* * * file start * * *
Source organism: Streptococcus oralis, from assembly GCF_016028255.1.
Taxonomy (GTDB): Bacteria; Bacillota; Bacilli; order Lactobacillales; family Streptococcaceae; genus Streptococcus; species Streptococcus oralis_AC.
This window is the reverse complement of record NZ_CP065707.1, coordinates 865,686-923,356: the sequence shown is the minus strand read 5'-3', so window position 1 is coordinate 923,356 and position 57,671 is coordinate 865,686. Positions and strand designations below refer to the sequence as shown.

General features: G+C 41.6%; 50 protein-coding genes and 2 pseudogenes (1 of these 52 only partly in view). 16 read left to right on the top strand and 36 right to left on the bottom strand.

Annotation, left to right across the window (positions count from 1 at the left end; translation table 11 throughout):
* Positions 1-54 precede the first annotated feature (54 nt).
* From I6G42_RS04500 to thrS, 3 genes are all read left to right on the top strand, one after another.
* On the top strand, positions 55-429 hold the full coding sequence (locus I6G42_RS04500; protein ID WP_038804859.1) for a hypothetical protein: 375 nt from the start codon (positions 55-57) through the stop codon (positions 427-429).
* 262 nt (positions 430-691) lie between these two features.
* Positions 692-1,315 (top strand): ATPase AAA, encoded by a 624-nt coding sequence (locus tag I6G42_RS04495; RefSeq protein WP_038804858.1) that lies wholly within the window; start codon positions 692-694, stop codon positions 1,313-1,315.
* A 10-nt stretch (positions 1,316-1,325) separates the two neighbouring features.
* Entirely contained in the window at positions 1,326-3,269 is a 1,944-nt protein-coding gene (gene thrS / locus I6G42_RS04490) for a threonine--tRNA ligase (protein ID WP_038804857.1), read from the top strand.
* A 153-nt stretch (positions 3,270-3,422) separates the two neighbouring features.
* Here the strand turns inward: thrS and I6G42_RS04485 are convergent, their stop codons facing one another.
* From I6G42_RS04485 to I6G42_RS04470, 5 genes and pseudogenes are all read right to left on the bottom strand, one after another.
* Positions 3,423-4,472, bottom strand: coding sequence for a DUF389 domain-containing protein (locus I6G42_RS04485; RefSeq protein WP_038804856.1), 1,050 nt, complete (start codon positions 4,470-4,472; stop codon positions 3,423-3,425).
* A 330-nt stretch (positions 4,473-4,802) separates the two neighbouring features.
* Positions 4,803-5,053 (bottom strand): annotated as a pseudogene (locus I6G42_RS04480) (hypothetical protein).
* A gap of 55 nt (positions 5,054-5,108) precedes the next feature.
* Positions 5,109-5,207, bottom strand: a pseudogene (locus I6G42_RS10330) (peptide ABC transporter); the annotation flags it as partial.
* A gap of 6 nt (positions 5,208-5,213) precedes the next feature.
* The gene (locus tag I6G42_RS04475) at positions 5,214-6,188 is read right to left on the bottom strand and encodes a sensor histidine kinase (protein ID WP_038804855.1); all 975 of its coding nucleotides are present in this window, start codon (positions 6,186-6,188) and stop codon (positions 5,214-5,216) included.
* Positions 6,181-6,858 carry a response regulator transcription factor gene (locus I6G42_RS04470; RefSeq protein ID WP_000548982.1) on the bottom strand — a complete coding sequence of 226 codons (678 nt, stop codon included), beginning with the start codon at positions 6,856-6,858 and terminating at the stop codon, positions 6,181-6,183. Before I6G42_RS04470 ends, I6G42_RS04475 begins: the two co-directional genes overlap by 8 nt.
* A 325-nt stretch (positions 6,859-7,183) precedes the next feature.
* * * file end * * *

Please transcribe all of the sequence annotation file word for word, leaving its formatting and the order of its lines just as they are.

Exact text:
Source organism: Streptococcus oralis, from assembly GCF_016028255.1.
Taxonomy (GTDB): Bacteria; Bacillota; Bacilli; order Lactobacillales; family Streptococcaceae; genus Streptococcus; species Streptococcus oralis_AC.
This window is the reverse complement of record NZ_CP065707.1, coordinates 865,686-923,356: the sequence shown is the minus strand read 5'-3', so window position 1 is coordinate 923,356 and position 57,671 is coordinate 865,686. Positions and strand designations below refer to the sequence as shown.

General features: G+C 41.6%; 50 protein-coding genes and 2 pseudogenes (1 of these 52 only partly in view). 16 read left to right on the top strand and 36 right to left on the bottom strand.

Annotation, left to right across the window (positions count from 1 at the left end; translation table 11 throughout):
* Positions 1-54 precede the first annotated feature (54 nt).
* From I6G42_RS04500 to thrS, 3 genes are all read left to right on the top strand, one after another.
* On the top strand, positions 55-429 hold the full coding sequence (locus I6G42_RS04500; protein ID WP_038804859.1) for a hypothetical protein: 375 nt from the start codon (positions 55-57) through the stop codon (positions 427-429).
* 262 nt (positions 430-691) lie between these two features.
* Positions 692-1,315 (top strand): ATPase AAA, encoded by a 624-nt coding sequence (locus tag I6G42_RS04495; RefSeq protein WP_038804858.1) that lies wholly within the window; start codon positions 692-694, stop codon positions 1,313-1,315.
* A 10-nt stretch (positions 1,316-1,325) separates the two neighbouring features.
* Entirely contained in the window at positions 1,326-3,269 is a 1,944-nt protein-coding gene (gene thrS / locus I6G42_RS04490) for a threonine--tRNA ligase (protein ID WP_038804857.1), read from the top strand.
* A 153-nt stretch (positions 3,270-3,422) separates the two neighbouring features.
* Here the strand turns inward: thrS and I6G42_RS04485 are convergent, their stop codons facing one another.
* From I6G42_RS04485 to I6G42_RS04470, 5 genes and pseudogenes are all read right to left on the bottom strand, one after another.
* Positions 3,423-4,472, bottom strand: coding sequence for a DUF389 domain-containing protein (locus I6G42_RS04485; RefSeq protein WP_038804856.1), 1,050 nt, complete (start codon positions 4,470-4,472; stop codon positions 3,423-3,425).
* A 330-nt stretch (positions 4,473-4,802) separates the two neighbouring features.
* Positions 4,803-5,053 (bottom strand): annotated as a pseudogene (locus I6G42_RS04480) (hypothetical protein).
* A gap of 55 nt (positions 5,054-5,108) precedes the next feature.
* Positions 5,109-5,207, bottom strand: a pseudogene (locus I6G42_RS10330) (peptide ABC transporter); the annotation flags it as partial.
* A gap of 6 nt (positions 5,208-5,213) precedes the next feature.
* The gene (locus tag I6G42_RS04475) at positions 5,214-6,188 is read right to left on the bottom strand and encodes a sensor histidine kinase (protein ID WP_038804855.1); all 975 of its coding nucleotides are present in this window, start codon (positions 6,186-6,188) and stop codon (positions 5,214-5,216) included.
* Positions 6,181-6,858 carry a response regulator transcription factor gene (locus I6G42_RS04470; RefSeq protein ID WP_000548982.1) on the bottom strand — a complete coding sequence of 226 codons (678 nt, stop codon included), beginning with the start codon at positions 6,856-6,858 and terminating at the stop codon, positions 6,181-6,183. Before I6G42_RS04470 ends, I6G42_RS04475 begins: the two co-directional genes overlap by 8 nt.
* A 325-nt stretch (positions 6,859-7,183) precedes the next feature.